4.   Evidence was presented in this case that Herman had recently purchased (and sold) a Bentley automobile, and that McGinley was invading capital for living expenses.

5.   Section 4056 provides:  “(a) To comply with federal law, the court shall state, in writing or on the record, the following information whenever the court is ordering an amount for support that differs from the statewide uniform guideline formula amount under this article:“(1) The amount of support that would have been ordered under the guideline formula.“(2) The reasons the amount of support ordered differs from the guideline formula amount.“(3) The reasons the amount of support ordered is consistent with the best interests of the children.“(b) At the request of any party, the court shall state in writing or on the record the following information used in determining the guideline amount under this article:“(1) The net monthly disposable income of each parent.“(2) The actual federal income tax filing status of each parent․“(3) Deductions from gross income for each parent.“(4) The approximate percentage of time ․ that each parent has primary physical responsibility for the children compared to the other parent.”

6.   Following the trial court's finding that Herman is an extraordinarily high earner, McGinley stated, “Your honor, [section 4056] sub. (b).  Net monthly disposable income of each parent.   For example, you've made a statement that she has a house and therefore she can contribute.   I would like to have findings of net monthly disposable income.   I'm just trying to make a record here.”   The court responded by finding McGinley's net monthly disposable income to be zero, and did not address the issue of Herman's income.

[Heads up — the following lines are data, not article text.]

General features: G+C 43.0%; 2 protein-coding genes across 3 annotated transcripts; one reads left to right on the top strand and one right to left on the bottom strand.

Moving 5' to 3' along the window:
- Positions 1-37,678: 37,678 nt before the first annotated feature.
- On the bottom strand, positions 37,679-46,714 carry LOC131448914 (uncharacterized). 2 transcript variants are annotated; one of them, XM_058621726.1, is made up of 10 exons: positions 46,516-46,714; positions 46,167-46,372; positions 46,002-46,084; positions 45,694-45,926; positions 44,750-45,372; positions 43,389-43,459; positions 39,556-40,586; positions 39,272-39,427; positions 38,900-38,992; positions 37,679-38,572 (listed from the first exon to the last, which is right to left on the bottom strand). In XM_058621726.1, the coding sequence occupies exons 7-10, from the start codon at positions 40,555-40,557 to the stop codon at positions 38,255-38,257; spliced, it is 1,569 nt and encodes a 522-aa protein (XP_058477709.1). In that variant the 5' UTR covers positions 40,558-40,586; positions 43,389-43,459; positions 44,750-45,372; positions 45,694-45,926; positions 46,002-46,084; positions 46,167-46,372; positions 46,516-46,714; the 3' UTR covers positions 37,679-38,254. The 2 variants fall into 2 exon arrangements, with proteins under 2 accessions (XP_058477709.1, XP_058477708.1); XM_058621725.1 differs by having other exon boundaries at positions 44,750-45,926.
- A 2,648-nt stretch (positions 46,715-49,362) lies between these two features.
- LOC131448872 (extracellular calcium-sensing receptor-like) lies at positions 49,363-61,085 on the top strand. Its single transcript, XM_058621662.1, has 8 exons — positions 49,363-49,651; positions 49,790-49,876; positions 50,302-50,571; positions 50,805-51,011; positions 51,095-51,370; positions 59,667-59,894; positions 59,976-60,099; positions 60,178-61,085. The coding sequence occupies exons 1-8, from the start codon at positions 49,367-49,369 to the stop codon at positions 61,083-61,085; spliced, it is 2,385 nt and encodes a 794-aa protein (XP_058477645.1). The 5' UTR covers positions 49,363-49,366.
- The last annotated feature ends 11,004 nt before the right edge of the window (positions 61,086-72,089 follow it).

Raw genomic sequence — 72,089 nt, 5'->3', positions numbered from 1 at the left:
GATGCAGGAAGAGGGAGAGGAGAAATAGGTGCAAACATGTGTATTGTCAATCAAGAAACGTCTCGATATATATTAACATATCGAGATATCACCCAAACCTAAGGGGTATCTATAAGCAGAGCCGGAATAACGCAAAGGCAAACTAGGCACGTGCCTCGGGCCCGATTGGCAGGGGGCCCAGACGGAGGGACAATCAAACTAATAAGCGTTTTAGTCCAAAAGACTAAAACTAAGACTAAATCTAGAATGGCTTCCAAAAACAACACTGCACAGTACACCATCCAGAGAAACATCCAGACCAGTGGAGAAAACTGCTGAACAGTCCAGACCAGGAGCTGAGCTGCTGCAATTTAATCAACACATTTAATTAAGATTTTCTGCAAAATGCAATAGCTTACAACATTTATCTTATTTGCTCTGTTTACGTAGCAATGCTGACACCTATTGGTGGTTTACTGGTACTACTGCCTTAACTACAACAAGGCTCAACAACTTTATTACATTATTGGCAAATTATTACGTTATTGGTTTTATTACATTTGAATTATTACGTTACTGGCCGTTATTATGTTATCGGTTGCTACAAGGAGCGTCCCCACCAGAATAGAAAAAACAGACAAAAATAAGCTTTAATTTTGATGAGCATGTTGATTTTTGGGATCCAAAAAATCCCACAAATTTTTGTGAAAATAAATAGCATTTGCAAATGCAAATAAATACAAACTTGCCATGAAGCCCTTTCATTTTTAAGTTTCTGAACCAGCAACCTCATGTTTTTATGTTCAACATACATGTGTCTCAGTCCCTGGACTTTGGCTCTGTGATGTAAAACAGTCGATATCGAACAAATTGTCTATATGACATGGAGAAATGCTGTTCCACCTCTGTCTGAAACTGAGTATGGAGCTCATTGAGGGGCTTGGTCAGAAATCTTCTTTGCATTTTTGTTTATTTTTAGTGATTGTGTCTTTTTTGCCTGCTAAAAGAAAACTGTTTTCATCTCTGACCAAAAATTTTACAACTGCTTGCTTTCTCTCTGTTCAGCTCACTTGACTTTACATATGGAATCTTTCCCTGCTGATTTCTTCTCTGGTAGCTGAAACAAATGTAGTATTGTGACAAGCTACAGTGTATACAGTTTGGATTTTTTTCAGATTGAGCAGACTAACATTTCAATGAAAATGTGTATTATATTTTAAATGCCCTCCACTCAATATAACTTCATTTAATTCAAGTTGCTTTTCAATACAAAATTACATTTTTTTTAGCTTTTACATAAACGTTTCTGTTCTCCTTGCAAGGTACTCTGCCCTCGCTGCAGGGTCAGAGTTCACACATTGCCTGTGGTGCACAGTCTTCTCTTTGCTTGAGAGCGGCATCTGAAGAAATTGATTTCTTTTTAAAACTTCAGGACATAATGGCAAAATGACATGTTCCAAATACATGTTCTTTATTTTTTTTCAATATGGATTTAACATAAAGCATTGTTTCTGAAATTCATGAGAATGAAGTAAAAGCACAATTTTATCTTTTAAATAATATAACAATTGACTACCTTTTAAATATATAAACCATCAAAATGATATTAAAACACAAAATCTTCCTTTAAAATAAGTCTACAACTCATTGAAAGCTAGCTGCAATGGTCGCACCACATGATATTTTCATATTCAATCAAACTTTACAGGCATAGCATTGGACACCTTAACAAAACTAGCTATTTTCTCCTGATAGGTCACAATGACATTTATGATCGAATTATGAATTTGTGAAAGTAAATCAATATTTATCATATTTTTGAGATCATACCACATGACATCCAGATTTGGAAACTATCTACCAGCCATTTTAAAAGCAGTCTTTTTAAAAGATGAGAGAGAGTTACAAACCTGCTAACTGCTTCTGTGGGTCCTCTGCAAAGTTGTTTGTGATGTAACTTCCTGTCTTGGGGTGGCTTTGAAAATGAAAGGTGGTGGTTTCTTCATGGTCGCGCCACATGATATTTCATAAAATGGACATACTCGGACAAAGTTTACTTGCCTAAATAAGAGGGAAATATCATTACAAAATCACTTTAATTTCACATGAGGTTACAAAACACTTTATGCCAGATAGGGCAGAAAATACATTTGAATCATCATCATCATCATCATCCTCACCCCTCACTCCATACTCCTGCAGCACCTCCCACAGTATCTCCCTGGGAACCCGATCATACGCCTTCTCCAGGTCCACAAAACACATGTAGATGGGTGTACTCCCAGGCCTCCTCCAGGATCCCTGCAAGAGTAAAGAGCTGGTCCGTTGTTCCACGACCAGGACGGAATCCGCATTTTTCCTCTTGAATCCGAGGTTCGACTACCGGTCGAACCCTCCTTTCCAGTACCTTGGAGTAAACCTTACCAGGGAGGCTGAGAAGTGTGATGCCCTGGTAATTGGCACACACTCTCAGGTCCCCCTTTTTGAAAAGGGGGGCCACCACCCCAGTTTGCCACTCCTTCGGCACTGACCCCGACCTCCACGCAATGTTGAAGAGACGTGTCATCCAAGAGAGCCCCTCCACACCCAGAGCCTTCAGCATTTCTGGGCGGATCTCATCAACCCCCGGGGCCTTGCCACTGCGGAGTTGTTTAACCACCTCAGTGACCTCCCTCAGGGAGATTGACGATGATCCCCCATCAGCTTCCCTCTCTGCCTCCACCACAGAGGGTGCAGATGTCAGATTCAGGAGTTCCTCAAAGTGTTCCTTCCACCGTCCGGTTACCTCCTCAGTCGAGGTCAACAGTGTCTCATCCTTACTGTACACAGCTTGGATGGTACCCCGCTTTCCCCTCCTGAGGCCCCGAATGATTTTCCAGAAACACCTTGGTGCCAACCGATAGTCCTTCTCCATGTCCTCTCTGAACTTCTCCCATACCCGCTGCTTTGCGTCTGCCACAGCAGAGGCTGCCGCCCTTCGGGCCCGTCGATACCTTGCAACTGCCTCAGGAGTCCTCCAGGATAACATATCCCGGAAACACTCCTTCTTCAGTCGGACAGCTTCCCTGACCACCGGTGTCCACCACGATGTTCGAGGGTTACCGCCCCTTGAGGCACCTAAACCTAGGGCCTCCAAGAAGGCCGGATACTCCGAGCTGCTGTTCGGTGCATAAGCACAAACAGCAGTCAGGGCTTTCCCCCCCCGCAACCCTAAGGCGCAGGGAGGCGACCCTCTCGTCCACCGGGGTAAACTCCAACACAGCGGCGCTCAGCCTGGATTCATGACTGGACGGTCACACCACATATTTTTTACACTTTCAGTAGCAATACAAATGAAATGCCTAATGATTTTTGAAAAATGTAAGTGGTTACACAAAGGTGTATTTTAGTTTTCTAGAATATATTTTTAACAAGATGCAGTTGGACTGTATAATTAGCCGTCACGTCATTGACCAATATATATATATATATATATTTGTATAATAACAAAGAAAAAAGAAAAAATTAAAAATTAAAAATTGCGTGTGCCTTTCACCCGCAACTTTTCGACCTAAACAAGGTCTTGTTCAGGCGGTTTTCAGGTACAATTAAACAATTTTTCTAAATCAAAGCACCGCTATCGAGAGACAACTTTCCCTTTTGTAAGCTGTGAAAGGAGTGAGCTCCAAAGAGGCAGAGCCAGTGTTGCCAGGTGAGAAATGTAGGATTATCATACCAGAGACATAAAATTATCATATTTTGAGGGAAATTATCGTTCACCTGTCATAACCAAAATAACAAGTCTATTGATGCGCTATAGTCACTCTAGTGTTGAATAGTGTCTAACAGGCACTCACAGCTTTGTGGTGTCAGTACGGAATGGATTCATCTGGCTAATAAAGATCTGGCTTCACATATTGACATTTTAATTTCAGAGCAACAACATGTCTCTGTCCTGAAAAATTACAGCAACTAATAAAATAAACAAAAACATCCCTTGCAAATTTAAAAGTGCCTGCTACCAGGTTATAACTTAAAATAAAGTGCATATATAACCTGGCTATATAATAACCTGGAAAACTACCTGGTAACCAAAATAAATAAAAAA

7.   We use the $2,150 figure because the additional $750 monthly college fund is not available for support.   The issue of the propriety of this separate college fund is not before us, and we express no opinion on it.

MASTERSON, Associate Justice.

ORTEGA, Acting P.J., and MIRIAM A. VOGEL, J., concur.